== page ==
Political experts might be coy in predicting the outcome of the upcoming State Election, but audience members at Melbourne University’s ‘Victoria Decides’ forum boldly declared the Liberals would be ousted.
Just one hand was raised when the crowd was asked if they believed the Napthine Government would be returned to power on November 29.
But while panelists James Campbell (Herald Sun State Politics Editor) and Brendan Donohoe (Channel Seven State Political Reporter) lent towards a Labor victory, The Age’s State Political Editor, Josh Gordon, was “on the fence” and Guardian Australia’s Melbourne editor, Gay Alcorn, said there was no point in predicting an outcome two weeks ahead of the vote.
They were joined on the panel by Liberal Party analyst Ian Hanke and former Labor Party advisor Sean Kelly.
Alcorn said that State politics had a problem in that the states no longer had as much say on key issues such as jobs, health and education.
“Jobs is one where the national economy has far more influence on the unemployment rate in Victoria,” she told the 400-strong audience.
Alcorn said this meant there was “a strange debate going on that isn’t quite real”.
Gordon said the State Government could focus on big infrastructure projects and create jobs, but many of these strategies were “tinkering around the margins, and a lot of the challenges facing Victoria are long term structural challenges such as the decline in manufacturing”.
Gallery veteran Donohoe said the overarching issue was confidence in leaders.
“It’s a bit of a dilemma because I don’t think the public find either of the leaders that inspiring.” They get “pushed down the [TV news] bulletin”, said Donohoe, because “there’s not much fire”.
The journalists nominated trust as the main thrust of the Napthine Government’s campaign, and Mr Hanke, a former adviser to Liberal heavyweights John Howard and Peter Reith, agreed.
“If he [Denis Napthine] can make that connection in voters minds, he’ll have achieved his end. Who do you trust . . . for the future of the state? That’s more or less the Liberal Party campaign in a nutshell. Everything else flows from that.”
But Sean Kelly, his Labor Party counterpart, said it was even simpler than that.
“Mr Napthine really wants a comparison . . . I think he wants voters to think about one thing when they’re in that ballot box . . . and its Daniel Andrews.
“Yes, elections are won or lost on arguments to some extent . . . but mostly what they are won or lost on is the battleground, and Denis Napthine wants that battleground to be Daniel Andrews.”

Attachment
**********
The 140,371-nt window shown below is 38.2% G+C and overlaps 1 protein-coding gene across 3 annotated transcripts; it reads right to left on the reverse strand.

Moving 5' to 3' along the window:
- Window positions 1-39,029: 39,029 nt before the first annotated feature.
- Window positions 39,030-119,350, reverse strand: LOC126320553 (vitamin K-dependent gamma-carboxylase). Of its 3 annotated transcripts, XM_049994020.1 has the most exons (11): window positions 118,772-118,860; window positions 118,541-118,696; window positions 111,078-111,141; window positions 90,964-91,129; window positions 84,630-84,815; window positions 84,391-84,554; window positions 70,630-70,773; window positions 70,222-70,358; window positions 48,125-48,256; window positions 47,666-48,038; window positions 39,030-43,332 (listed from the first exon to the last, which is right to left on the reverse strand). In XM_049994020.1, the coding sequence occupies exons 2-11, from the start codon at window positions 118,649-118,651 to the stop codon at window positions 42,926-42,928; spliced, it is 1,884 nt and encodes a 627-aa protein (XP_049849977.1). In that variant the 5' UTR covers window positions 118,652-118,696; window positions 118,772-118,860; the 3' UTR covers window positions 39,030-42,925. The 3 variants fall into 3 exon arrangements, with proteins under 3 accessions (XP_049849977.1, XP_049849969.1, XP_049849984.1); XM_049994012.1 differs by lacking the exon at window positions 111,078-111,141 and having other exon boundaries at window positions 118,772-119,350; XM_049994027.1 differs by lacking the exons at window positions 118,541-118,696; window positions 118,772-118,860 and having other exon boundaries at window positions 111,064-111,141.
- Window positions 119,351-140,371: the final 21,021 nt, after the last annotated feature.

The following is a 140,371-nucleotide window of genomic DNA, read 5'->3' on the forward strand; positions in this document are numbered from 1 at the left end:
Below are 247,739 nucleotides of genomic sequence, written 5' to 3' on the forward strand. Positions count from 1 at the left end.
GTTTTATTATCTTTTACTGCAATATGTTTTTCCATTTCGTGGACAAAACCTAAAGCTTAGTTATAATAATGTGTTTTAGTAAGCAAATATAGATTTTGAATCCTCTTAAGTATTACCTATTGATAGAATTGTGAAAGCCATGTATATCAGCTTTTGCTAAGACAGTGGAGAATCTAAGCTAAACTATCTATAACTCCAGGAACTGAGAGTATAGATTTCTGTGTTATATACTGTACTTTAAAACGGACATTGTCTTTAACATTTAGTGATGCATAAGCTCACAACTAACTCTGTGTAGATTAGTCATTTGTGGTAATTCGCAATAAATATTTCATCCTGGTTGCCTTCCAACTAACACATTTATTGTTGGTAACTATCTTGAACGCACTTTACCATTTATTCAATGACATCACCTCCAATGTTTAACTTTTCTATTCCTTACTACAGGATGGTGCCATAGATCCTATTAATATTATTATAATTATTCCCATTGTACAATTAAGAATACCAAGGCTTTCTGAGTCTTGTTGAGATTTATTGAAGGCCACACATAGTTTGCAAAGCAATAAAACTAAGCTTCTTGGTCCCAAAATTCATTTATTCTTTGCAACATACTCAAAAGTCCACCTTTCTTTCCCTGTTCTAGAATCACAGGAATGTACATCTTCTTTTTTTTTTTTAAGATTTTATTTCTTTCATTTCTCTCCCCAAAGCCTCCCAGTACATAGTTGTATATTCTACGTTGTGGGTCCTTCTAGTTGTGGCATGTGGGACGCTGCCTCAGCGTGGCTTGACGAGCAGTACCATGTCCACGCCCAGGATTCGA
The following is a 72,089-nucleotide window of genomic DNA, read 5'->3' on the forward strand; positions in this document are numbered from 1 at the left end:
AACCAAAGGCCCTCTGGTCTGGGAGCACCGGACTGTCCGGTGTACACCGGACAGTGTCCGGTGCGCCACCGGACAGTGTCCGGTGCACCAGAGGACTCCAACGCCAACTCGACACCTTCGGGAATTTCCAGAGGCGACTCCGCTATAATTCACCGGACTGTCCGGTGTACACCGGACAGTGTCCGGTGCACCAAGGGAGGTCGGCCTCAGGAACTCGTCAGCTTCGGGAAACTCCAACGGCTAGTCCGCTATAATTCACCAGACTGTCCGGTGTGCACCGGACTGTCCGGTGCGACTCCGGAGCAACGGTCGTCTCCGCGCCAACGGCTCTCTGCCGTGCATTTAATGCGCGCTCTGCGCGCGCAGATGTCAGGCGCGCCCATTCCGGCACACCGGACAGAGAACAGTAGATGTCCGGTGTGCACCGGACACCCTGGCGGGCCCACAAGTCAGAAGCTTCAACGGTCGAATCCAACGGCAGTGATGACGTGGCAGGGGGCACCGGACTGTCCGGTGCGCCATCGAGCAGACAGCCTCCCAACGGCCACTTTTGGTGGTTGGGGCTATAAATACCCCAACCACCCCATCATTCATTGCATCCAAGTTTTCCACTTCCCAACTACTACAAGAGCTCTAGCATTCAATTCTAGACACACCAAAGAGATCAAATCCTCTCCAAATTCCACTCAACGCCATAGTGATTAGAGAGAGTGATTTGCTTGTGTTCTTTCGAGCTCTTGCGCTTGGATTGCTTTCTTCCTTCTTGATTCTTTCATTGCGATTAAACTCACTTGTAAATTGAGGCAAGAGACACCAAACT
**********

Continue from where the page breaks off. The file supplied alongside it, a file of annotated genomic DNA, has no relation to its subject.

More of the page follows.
Mr Hanke also said that the influence of Prime Minister Tony Abbott was overstated.
“Abbott won’t make a jot of difference: the Labor Government in Tasmania tried to do the same thing, making this a referendum about Tony Abbott.
“People distinguish very clearly between state and federal issues, and they vote accordingly.”
But The Age’s Gordon said it was clear that the Premier didn’t see the Prime Minister as giving him an advantage.
“You’ve only got to look at Denis Napthine’s body language when he’s around Tony Abbott . . . We had that situation the other day when Abbott tried to give Napthine a hug and [Napthine] looked like a turtle trying to recoil into its shell.”
Alcorn said the campaigning had been narrow on both sides.
“There’s such a concentration of little promises going to a very small number of seats,” she said. “It’s not an ideas debate except I think the East-West Link, which does become an ideas debate about the future of the city — what we want the city to look like, what the priorities should be, do we really need this road? There is meat in that debate.”
Donohoe agreed. “There’s only so many state departments you can move to Geelong; you’re going to run out of them. The Premier’s office will end up in Mooroopna soon.”
Campbell said transport had been wrongly simplified into the Liberal Party standing for roads and Labor for rail. But he argued the ALP policies for reducing level crossings would benefit road users.
Gordon said Melbourne’s liveability, which is often touted as one its key drawcards, is a foreign concept for most Melburnians.
“Its bunkum . . . If you talk to someone in the outer suburbs about liveability, where [governments] haven’t planned for providing amenities, schools, hospitals and public transport, they’ll have a very different view about liveability. Liveable for whom?”
Minor parties did not rate highly among the panelists, with Campbell dismissing them as offering little more than “comedy value”.
Gordon said minor parties were up to their “same old tricks . . . swapping preferences, gaming the system”. He said elections were polarising, and minor parties exerted only minor influence “for a reason”.
But despite the panelists’ observations about policy and electioneering, and the closeness of the contest, the audience appeared convinced – one person aside — that November 29 would bring a change in government.